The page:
Alan Hardman in his studio
Alan Hardman in his studio

We first met Alan Hardman in the late 1960s through some comrades living in Maidenhead. He was already a confirmed socialist, and always ready for lively discussions on politics and art. But it was 1971, when the Militant Editorial Board decided it was necessary to go to a fortnightly paper and to buy our own press, that became a real landmark in Alan’s contribution.

We moved into new premises bought from the Independent Labour Party in Cambridge Heath Road, London. To become habitable, the building had to be completely renovated from top to bottom: drains had to be laid, joists put in, floors completely rebuilt, walls plastered. This was made possible only by the devoted and strenuous efforts of our supporters in carrying out massive improvements and repairs to the building.

Many comrades helped, including myself (Peter) doing the digging, with Ted Mooney from Liverpool, and others, adding their knowledge of construction work. Into the back shed was packed Militant’s first precious printing press, acquired through the diligence of Militant’s first printer, Alan. Also cramped in the shed was an archaic folding machine. Eventually the first fortnightly Militant was produced and sold with no more than 217 committed supporters throughout the country. Alan played a crucial role in this early development.

He was not only an extremely talented comrade, practical in every way, skilful, and curious to learn how to mend machines and create useful components; he was also an artist. He often talked about the need to unify the arts and engineering, rather than separate them, as he had observed was happening to the curriculum in schools.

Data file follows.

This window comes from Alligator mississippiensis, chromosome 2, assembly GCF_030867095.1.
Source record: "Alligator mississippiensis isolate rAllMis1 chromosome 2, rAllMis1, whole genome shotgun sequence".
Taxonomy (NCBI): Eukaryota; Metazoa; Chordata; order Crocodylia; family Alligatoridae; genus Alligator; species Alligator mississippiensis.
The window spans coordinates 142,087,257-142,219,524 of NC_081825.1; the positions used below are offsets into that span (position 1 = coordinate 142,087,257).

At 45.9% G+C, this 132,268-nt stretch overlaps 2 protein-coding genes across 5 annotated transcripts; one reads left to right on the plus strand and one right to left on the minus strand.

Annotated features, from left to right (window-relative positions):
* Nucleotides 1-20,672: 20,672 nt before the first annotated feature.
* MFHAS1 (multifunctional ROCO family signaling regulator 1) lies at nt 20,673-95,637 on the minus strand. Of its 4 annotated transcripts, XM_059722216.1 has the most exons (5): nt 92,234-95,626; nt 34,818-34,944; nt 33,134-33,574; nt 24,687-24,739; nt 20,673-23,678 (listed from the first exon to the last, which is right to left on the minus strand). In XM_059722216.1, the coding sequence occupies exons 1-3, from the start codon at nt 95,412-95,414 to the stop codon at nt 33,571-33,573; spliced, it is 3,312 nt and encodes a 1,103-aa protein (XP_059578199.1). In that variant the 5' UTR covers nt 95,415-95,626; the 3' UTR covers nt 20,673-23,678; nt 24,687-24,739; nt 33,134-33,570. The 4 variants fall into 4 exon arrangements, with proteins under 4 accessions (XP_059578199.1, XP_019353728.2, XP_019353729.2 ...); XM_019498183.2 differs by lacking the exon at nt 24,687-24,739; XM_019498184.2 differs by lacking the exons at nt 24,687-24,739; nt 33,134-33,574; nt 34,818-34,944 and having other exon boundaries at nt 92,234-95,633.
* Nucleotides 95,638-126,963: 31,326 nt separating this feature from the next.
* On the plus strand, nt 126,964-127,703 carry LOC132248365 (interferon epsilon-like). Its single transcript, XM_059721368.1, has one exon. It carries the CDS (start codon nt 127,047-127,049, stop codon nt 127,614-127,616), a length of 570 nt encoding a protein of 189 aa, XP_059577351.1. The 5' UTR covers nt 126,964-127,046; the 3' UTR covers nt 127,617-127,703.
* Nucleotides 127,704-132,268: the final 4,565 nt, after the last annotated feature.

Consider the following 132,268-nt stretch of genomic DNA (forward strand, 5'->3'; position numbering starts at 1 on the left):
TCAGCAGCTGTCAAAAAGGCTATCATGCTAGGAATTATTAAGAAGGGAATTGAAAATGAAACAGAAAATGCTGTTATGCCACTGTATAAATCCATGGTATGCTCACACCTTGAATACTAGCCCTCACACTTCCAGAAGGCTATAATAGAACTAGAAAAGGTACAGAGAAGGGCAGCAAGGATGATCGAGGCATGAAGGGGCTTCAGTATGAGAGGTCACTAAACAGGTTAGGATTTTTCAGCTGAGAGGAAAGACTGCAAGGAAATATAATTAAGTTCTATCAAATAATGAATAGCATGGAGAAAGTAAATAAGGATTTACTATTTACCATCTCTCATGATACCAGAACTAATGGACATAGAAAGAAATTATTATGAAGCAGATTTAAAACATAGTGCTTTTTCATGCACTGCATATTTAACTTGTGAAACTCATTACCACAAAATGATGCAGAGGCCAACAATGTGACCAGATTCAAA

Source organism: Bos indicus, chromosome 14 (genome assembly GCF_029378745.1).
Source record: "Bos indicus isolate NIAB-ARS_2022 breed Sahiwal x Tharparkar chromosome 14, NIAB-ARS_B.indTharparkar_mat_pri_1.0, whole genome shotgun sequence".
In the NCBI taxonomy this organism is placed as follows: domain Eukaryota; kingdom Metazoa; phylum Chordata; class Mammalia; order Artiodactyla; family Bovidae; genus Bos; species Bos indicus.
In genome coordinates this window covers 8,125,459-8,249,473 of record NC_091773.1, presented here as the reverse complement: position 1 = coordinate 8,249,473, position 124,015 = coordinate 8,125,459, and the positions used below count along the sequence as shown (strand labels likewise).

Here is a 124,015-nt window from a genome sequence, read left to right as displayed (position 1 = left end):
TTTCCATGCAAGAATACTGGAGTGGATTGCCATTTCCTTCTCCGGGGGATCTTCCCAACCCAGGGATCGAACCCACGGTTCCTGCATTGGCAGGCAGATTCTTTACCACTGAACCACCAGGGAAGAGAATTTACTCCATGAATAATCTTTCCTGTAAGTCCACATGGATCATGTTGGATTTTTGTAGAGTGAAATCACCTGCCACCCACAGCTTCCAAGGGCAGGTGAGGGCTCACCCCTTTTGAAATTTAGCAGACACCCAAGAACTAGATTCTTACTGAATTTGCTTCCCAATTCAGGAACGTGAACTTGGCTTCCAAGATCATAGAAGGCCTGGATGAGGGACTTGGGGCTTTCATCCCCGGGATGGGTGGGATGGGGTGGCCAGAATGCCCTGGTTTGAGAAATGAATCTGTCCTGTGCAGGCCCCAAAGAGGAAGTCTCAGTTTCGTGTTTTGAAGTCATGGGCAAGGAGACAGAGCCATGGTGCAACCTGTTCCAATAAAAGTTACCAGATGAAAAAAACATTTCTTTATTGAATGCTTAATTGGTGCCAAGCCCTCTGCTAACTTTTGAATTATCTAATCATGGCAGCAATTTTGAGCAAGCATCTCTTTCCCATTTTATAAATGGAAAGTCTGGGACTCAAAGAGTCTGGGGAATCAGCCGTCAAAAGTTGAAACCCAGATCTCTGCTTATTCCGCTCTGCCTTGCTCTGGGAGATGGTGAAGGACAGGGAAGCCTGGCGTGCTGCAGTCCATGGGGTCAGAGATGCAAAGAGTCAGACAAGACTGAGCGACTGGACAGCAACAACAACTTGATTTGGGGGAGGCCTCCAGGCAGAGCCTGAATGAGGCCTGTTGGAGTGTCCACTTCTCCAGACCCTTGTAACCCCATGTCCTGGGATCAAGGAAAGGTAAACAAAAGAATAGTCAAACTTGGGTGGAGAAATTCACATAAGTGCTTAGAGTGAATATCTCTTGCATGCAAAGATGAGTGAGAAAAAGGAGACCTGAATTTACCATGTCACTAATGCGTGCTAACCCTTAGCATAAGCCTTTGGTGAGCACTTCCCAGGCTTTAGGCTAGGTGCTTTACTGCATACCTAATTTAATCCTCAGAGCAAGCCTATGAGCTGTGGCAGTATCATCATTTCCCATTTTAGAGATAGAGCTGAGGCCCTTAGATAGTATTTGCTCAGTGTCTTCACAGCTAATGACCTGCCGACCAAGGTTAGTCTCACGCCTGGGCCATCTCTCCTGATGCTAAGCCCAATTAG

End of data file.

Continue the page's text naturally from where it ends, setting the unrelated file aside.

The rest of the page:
He was fascinated by the work of George Grosz, a German artist in the 1930s who was able to depict in his drawings the power of the working class and the despicable greed of the boss class. The influence of Grosz could be detected in many of Alan’s own drawings, and his cartoons began to be featured regularly in Militant.

As an ardent socialist committed to Militant, he enjoyed discussing whatever the current political situation presented us. The 1970s and 1980s, when a Labour government was followed by the vicious Thatcher government’s attacks on the unions, were particularly full of all kinds of events like strikes, anti-redundancy campaigns, unemployment, wars and more – providing the basic stuff for satire and political comment.

Especially when we moved our premises to a bigger building in Hackney Wick, Alan had the opportunity to discuss with a whole variety of comrades; but Alan and I would get together weekly – sometimes daily – to exchange ideas about what he might focus his cartoon on that week. He recognised that a clear class analysis was a vital ingredient for an impressive cartoon. He needed to assure himself he was getting the message right.

Sometimes a visual cartoon can encapsulate written political points in a more dynamic way. Other times he could pick up an action or a phrase and develop a whole point. I once mentioned to him a quote that Linda had shown me. It was a comment by a Roman historian about the crimes of imperialism. Alan turned this into one of his most popular cartoons in a condemnation of the USA’s Nixon government waging ruthless devastation on the Vietnamese peasants.

Comrades looked forward eagerly to his cartoons. Some people even bought the paper just for the cartoon! When Alan moved back to Yorkshire with his family, and as he got older, his cartoons were sorely missed.

In a world today, where visual tech images are ten-a-penny, Alan’s cartoons stand the test of time. For us they are outstanding because they speak for our class. They speak about the power the working class possesses to change society by getting rid of the cruel, greedy, corrupt, ruthless capitalists and imperialists. His memory will live on in his cartoons, but his younger comrades will continue to fight on for the socialist change to which he was so committed.

Farewell Alan, friend, and comrade. We salute you.

Peter and Linda Taaffe